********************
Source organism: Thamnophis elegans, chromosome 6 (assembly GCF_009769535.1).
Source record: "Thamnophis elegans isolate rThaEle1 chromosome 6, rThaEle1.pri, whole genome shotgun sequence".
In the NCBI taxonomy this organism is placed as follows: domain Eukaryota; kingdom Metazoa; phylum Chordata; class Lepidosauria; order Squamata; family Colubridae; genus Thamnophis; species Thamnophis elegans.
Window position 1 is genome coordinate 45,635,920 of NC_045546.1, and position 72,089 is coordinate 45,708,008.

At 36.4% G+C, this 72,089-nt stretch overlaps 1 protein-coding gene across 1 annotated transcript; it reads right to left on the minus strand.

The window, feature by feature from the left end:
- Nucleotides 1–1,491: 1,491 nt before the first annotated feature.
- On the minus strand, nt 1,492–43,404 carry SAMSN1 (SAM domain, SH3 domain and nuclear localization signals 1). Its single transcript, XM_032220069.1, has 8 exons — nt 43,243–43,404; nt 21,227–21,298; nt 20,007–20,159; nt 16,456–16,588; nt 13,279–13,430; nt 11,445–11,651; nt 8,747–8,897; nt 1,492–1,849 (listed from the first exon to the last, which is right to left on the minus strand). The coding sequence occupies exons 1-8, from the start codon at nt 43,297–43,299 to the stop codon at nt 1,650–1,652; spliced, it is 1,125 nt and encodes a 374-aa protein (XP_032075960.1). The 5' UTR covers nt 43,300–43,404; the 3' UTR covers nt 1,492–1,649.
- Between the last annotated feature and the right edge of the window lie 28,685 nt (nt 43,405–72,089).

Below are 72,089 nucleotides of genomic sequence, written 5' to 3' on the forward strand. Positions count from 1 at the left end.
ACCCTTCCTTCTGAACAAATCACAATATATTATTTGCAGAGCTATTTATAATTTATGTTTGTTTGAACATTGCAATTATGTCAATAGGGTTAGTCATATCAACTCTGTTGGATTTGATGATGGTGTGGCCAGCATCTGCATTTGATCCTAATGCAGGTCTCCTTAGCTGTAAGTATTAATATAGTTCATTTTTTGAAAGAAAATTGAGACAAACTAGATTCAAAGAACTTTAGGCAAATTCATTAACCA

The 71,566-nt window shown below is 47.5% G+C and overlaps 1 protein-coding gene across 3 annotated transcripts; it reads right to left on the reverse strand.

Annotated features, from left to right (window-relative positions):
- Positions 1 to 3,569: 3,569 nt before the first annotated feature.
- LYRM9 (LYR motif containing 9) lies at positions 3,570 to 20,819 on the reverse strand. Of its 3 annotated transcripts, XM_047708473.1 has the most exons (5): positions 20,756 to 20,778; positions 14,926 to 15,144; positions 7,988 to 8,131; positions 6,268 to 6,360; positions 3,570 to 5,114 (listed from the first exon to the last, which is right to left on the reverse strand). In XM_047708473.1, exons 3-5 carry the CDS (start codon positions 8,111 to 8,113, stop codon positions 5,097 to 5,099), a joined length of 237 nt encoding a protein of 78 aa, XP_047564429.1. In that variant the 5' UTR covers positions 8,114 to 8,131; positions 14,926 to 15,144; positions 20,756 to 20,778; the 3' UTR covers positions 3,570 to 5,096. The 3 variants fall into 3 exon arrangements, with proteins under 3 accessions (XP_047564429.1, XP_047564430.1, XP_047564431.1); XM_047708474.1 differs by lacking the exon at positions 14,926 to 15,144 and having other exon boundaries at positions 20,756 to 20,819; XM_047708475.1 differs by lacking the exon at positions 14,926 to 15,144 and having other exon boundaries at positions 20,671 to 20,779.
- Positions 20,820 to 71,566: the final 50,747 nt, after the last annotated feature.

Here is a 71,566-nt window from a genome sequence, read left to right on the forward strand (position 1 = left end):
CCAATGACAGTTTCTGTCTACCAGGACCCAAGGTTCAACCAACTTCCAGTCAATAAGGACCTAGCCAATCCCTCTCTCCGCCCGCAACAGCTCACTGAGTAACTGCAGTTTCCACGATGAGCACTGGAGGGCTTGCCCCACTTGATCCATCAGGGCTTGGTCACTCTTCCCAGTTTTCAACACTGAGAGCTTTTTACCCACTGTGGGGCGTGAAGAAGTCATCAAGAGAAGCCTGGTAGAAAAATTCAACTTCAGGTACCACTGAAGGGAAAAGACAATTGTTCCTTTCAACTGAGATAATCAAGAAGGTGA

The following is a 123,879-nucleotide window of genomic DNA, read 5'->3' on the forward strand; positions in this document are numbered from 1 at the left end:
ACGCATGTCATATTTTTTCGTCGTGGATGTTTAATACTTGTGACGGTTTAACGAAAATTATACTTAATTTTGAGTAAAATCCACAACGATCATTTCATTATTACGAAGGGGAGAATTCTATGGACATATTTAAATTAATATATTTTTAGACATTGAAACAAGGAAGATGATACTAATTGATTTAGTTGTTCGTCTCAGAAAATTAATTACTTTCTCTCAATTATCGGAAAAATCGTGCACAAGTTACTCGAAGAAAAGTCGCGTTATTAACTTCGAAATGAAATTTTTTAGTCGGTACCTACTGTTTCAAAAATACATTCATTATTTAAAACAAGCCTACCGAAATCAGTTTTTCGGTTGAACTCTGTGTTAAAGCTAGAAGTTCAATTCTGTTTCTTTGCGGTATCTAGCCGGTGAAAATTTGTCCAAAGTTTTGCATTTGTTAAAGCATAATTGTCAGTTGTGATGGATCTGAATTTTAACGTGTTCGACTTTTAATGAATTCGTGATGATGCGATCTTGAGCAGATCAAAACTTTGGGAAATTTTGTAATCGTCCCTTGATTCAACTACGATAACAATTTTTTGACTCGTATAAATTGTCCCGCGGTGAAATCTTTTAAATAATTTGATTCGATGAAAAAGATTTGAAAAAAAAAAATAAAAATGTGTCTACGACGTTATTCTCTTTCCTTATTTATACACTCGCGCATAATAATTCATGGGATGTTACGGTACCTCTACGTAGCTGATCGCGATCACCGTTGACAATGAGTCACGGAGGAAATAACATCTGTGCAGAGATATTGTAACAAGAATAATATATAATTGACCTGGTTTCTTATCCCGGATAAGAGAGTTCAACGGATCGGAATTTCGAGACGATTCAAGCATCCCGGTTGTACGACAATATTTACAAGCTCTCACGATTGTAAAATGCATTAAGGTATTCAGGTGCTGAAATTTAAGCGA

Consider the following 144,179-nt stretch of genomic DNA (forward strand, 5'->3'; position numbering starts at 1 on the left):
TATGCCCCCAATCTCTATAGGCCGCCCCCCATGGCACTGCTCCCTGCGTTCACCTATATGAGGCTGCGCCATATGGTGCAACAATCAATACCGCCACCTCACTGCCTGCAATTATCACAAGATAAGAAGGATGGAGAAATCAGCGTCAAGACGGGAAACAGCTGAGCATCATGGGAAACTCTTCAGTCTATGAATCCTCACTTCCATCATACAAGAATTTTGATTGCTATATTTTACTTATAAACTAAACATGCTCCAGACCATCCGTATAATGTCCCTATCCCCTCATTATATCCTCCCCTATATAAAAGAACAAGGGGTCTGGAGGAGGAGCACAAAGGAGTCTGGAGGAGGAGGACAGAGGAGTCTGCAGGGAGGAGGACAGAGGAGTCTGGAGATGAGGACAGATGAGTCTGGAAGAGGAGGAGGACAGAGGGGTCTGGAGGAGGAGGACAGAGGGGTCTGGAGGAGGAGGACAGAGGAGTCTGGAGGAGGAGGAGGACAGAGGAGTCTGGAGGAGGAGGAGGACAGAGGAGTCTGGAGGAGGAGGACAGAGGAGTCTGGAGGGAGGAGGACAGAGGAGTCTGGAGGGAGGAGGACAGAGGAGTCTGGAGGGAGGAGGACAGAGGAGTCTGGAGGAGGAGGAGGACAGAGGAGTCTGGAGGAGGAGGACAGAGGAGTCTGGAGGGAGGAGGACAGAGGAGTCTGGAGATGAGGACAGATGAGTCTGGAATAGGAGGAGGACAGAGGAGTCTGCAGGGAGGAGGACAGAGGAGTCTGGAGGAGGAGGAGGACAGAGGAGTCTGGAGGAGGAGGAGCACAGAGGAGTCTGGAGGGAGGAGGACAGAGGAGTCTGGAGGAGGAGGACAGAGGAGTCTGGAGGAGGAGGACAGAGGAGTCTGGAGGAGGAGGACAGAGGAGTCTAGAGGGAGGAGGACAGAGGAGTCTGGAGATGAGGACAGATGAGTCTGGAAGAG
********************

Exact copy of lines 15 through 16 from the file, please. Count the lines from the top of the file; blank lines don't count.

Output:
- LYRM9 (LYR motif containing 9) lies at positions 3,570 to 20,819 on the reverse strand. Of its 3 annotated transcripts, XM_047708473.1 has the most exons (5): positions 20,756 to 20,778; positions 14,926 to 15,144; positions 7,988 to 8,131; positions 6,268 to 6,360; positions 3,570 to 5,114 (listed from the first exon to the last, which is right to left on the reverse strand). In XM_047708473.1, exons 3-5 carry the CDS (start codon positions 8,111 to 8,113, stop codon positions 5,097 to 5,099), a joined length of 237 nt encoding a protein of 78 aa, XP_047564429.1. In that variant the 5' UTR covers positions 8,114 to 8,131; positions 14,926 to 15,144; positions 20,756 to 20,778; the 3' UTR covers positions 3,570 to 5,096. The 3 variants fall into 3 exon arrangements, with proteins under 3 accessions (XP_047564429.1, XP_047564430.1, XP_047564431.1); XM_047708474.1 differs by lacking the exon at positions 14,926 to 15,144 and having other exon boundaries at positions 20,756 to 20,819; XM_047708475.1 differs by lacking the exon at positions 14,926 to 15,144 and having other exon boundaries at positions 20,671 to 20,779.
- Positions 20,820 to 71,566: the final 50,747 nt, after the last annotated feature.